Deforestation hits a record in the Brazilian Amazon for one month of September

The deforested area in the Brazilian part of the Amazon increased by 48% compared to September 2021, according to official data.

Deforestation in the Amazon hit 1,455 km2 in September, a record for this month of the year, according to official data released on Friday that suggests 2022 could surpass Jair Bolsonaro’s first-year tenure.

The deforested area in the Brazilian part of the world’s largest rainforest increased by 48% compared to September 2021, according to the satellite monitoring system of the National Institute for Space Research (INPE) of Brazil.

Deforestation also slightly surpassed the September 2019 deforestation record (1,454 km2), according to INPE, which set up this monitoring system in 2015.

From January to the end of September “deforestation is already 4.5% higher than that of the whole of 2021”, indicated the NGO Observatoire du Climat.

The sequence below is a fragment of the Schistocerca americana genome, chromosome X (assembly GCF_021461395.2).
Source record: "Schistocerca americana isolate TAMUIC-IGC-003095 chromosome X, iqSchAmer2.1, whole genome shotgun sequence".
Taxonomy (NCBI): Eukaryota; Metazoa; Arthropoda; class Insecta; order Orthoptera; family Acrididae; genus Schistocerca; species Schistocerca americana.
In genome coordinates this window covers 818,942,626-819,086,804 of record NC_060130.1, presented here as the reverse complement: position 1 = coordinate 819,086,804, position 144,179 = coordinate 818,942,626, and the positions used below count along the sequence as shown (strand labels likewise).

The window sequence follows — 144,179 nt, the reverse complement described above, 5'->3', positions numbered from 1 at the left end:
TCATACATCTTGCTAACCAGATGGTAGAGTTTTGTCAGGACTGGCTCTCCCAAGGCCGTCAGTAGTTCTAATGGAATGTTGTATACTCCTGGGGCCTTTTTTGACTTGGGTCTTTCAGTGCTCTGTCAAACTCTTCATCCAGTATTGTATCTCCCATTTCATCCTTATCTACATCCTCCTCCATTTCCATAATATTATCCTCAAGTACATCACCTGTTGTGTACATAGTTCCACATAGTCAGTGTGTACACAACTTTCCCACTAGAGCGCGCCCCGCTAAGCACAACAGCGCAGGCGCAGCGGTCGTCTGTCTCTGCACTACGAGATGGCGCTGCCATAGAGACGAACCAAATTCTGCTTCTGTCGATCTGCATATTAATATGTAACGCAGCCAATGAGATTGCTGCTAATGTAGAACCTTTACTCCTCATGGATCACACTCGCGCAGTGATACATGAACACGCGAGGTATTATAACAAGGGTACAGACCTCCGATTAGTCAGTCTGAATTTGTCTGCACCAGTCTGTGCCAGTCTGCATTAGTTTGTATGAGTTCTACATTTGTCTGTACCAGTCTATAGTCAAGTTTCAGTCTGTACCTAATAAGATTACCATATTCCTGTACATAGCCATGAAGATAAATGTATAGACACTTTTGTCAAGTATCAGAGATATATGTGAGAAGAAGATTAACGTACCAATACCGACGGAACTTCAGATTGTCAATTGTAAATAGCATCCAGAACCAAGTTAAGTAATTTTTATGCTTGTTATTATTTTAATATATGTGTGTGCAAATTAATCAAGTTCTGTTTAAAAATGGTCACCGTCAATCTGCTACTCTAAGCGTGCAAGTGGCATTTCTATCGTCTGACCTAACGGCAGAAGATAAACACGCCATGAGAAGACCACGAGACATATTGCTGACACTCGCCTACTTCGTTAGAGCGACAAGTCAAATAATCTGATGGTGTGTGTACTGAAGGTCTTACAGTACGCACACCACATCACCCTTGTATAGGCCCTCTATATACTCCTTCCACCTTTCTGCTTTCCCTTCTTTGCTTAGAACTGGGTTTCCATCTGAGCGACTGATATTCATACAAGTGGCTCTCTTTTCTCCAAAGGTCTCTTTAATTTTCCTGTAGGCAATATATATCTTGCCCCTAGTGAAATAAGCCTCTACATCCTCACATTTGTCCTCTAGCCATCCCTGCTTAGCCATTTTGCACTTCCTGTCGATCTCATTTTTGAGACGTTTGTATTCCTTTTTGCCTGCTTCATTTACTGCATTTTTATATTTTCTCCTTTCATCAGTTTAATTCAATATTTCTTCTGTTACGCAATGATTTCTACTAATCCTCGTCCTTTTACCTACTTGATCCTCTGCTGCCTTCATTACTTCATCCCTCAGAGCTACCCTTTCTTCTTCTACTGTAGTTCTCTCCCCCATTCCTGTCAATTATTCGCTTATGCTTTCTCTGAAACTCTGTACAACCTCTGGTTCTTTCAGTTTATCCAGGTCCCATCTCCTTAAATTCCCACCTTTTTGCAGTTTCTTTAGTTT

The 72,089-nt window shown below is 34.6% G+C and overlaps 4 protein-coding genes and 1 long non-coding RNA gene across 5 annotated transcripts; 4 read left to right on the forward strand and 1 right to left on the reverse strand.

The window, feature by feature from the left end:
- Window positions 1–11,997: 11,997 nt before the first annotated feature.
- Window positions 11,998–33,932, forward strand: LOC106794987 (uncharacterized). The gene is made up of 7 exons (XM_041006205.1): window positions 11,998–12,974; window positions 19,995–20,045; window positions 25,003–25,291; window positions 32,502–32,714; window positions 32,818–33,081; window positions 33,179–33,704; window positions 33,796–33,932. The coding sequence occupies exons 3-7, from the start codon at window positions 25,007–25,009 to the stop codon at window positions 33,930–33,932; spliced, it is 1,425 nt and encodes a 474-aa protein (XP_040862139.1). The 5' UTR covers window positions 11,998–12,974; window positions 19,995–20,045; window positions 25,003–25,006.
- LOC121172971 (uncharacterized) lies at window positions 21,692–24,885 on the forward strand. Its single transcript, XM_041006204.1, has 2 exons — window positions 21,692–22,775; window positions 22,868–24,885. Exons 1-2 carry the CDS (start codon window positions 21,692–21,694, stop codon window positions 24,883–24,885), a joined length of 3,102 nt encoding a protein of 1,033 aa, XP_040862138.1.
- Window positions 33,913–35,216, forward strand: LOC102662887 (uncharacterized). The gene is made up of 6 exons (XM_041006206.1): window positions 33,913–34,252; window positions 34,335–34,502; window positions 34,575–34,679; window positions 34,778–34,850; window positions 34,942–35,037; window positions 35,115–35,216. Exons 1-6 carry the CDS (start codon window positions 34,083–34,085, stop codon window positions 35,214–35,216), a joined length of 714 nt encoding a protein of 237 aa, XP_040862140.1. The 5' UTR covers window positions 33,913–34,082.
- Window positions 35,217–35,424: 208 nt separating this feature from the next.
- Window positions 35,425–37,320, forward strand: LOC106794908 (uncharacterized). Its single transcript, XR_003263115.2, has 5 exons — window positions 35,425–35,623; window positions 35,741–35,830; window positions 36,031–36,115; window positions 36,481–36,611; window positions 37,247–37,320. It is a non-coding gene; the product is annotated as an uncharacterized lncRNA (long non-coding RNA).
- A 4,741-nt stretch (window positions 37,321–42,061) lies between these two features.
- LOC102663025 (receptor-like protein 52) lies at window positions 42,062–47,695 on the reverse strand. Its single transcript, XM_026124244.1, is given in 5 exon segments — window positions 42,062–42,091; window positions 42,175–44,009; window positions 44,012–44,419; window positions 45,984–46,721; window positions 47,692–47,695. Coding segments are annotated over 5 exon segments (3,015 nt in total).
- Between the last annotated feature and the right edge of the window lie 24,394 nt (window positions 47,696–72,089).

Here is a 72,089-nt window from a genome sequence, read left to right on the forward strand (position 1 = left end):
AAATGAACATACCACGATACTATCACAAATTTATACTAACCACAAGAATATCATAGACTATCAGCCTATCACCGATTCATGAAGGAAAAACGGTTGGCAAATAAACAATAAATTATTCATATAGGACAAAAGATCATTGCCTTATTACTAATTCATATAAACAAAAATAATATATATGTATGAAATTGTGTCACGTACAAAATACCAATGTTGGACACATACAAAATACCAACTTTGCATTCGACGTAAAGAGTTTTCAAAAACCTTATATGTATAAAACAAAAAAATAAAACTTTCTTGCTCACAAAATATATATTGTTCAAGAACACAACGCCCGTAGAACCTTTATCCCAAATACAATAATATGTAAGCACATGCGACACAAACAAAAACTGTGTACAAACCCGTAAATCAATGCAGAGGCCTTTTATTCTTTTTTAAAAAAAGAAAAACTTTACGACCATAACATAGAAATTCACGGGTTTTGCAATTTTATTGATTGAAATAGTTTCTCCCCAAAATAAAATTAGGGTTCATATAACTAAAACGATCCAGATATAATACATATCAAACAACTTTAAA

This figure suggests the possibility that the historical record of deforestation, recorded in 2019, with 9178 km2, is reached or even exceeded.

Lula promises to fight deforestation

According to some experts, deforestation and forest fires are intensifying this year as far-right president Jair Bolsonaro could be beaten in the second round of presidential elections by former left-wing president Luiz Inacio Lula da Silva. Lula promises to be more rigorous in the conservation of the Amazon, of which over 60% is located in Brazilian territory.

“Anyone who appreciates the future of the forest, the life of indigenous peoples and the possibility of having a planet that is still habitable, should vote to oust Bolsonaro from the presidency on October 30,” Marcio Astrani, executive secretary of the Climate Observatory, said in a statement.

Although his record during his two terms (2003-2010) is far from satisfactory, Lula has promised an increase in greenhouse gas emission reduction targets under the Paris Accords, the relaunch of the Amazon Fund complemented by funding. international organizations for the protection of the forest and the fight against deforestation.

Since Jair Bolsonaro came to power in January 2019, the average annual deforestation in the Brazilian Amazon has increased by 75% compared to the previous decade. The outgoing president favored mining and agriculture (crops, livestock) in the Amazon, to the detriment of the forest.

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